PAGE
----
Thames Path

The Pool of London, with the Shard and Tower Bridge

Length — 152km in London (walk completed 2016); 248km upstream (walk completed upstream to Oxford)

The Thames Path is a National Trail which links the river’s source to the sea. The actual seaward end of the trail is a matter for discussion in some quarters: the original terminus at the Thames Barrier has been extended by some writers to Woolwich and even farther out. Erith is one option, where the London Loop starts, and there are arguments for Gravesend and Tilbury. Dual-bank options between the Greenwich foot tunnel and Teddington Lock could be extended out to the Tilbury-Gravesend ferry: the distances quoted here assume dual-bank working between Teddington and Greenwich, with a south-bank terminus at the mouth of the River Darent, from where it is a short step to Slade Green (using the Loop and link to reach the station), or into Dartford. There are grand plans to link the downstream ends to the England Coast Path.

The path within London is easy, though it is not completely the hard surface one might expect. The Greenwich peninsula is still heavily industrial in places: across the river from there, the free run is still an aspiration, with several turnings away from the river.

Within London (as far as Hampton Court), there should be no problems relating to public transport at the start and finish of your day. Upstream, there are few such problems until Goring is reached: beyond, transport options begin to peter out: this is particularly so beyond Oxford, and the linear day-walker may need to rely on taxis to return to a point where a car has been left, or to link with a train or bus service.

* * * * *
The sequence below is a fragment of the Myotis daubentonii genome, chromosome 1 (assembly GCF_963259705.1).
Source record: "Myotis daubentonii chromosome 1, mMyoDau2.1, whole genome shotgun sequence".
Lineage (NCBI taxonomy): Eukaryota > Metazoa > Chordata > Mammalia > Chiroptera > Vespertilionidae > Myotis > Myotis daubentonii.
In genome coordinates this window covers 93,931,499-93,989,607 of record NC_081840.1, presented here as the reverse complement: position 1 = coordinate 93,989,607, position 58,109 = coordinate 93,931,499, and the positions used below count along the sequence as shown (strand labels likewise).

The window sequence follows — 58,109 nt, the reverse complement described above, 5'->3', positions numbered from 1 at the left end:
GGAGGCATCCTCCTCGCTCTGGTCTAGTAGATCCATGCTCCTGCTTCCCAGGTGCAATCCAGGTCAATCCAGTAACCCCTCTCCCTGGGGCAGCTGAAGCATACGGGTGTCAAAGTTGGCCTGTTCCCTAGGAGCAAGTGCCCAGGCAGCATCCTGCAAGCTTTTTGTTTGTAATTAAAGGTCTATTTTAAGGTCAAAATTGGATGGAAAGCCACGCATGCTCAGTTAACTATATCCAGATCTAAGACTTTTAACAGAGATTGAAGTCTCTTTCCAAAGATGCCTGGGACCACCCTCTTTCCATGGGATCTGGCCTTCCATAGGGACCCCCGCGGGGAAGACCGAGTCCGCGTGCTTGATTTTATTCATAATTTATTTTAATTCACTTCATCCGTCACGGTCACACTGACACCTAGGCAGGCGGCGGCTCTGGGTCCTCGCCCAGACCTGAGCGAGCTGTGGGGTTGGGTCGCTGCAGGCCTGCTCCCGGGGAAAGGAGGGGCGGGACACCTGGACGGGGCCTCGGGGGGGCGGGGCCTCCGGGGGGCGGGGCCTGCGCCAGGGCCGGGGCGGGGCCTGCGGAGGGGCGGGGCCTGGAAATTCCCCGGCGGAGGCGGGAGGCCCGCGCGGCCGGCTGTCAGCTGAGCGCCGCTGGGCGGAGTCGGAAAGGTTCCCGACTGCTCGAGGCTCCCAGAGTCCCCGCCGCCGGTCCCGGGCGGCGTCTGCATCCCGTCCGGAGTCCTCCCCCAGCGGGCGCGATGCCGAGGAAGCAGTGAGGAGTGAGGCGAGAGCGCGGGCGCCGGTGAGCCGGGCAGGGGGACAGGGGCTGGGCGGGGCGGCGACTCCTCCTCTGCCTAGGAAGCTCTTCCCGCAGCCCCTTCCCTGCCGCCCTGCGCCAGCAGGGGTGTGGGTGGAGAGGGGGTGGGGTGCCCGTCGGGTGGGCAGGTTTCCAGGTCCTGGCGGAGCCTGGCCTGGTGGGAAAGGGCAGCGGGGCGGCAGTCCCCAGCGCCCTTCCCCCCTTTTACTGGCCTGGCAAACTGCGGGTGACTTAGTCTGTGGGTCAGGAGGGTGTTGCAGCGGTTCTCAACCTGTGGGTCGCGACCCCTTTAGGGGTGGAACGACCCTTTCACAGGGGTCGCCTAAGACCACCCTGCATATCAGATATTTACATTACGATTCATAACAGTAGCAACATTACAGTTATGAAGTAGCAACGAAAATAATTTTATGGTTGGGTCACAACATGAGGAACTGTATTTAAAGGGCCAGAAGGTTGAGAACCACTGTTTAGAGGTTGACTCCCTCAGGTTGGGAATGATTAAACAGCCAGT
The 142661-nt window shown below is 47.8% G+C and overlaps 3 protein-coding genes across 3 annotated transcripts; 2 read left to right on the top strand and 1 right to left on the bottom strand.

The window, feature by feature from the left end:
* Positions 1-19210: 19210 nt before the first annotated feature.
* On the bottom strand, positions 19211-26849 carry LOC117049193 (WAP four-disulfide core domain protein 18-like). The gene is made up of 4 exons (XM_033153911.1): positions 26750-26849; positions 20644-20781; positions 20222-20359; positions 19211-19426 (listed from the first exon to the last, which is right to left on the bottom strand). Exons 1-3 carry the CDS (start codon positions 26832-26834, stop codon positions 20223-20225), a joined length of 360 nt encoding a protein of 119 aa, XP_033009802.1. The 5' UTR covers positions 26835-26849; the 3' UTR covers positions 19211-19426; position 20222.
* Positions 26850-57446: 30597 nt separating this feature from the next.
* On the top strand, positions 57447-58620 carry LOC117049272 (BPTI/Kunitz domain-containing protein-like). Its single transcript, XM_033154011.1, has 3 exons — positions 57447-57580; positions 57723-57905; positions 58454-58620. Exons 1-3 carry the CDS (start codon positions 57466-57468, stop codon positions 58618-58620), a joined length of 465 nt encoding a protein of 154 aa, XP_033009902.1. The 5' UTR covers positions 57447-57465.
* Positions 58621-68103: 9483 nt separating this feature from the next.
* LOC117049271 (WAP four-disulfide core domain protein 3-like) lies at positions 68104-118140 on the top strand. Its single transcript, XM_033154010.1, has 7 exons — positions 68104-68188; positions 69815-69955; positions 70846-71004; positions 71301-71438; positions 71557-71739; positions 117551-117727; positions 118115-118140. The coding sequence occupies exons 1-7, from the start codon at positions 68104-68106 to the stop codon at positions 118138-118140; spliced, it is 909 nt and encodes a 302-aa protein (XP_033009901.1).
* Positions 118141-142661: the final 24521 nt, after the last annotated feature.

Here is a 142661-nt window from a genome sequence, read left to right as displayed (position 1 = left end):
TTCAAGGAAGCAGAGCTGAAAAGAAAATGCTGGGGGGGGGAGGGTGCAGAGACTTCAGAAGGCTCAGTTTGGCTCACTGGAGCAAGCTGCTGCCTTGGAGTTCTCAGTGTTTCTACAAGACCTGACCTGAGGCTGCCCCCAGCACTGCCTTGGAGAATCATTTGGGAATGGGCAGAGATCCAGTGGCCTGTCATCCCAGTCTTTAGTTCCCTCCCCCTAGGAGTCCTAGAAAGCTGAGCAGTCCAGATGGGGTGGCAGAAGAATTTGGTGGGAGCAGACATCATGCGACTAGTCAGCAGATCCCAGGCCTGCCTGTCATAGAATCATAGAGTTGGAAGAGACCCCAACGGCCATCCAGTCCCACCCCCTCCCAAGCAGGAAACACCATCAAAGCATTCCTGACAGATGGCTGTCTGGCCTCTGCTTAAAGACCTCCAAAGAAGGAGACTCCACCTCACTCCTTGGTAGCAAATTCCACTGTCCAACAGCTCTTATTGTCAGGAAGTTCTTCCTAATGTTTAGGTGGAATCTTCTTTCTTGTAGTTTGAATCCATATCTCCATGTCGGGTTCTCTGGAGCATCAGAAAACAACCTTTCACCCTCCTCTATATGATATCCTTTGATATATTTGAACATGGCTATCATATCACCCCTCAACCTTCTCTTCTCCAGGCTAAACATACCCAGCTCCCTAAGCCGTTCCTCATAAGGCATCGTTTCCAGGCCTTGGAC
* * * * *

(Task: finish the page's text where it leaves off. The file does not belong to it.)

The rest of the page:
Note that the official path uses the Shepperton foot ferry, but there is a diversionary option via Shepperton village. For the benefit of upstream walkers, the ferry timetable is posted on a pole opposite the café just upstream from Walton bridge.

Within London, the TfL site gives excellent maps and route directions, but for extra information (and armchair reading), I recommend that Thames Path walkers buy The Thames Path in London, by Phoebe Clapham (Aurum, 2018, ISBN 978-1781317549). For the sections upstream from Hampton Court, the companion book, The Thames Park in the Country, by David Sharp and Tony Gowers (Aurum, 2016, ISBN 978−1781315750) is an essential buy. Another book, Walking the Thames Path, by Leigh Hatts (Cicerone, 2018, ISBN 978−1852848293) is a more pocket-sized one-volume alternative (but make sure that you get the map pack too).

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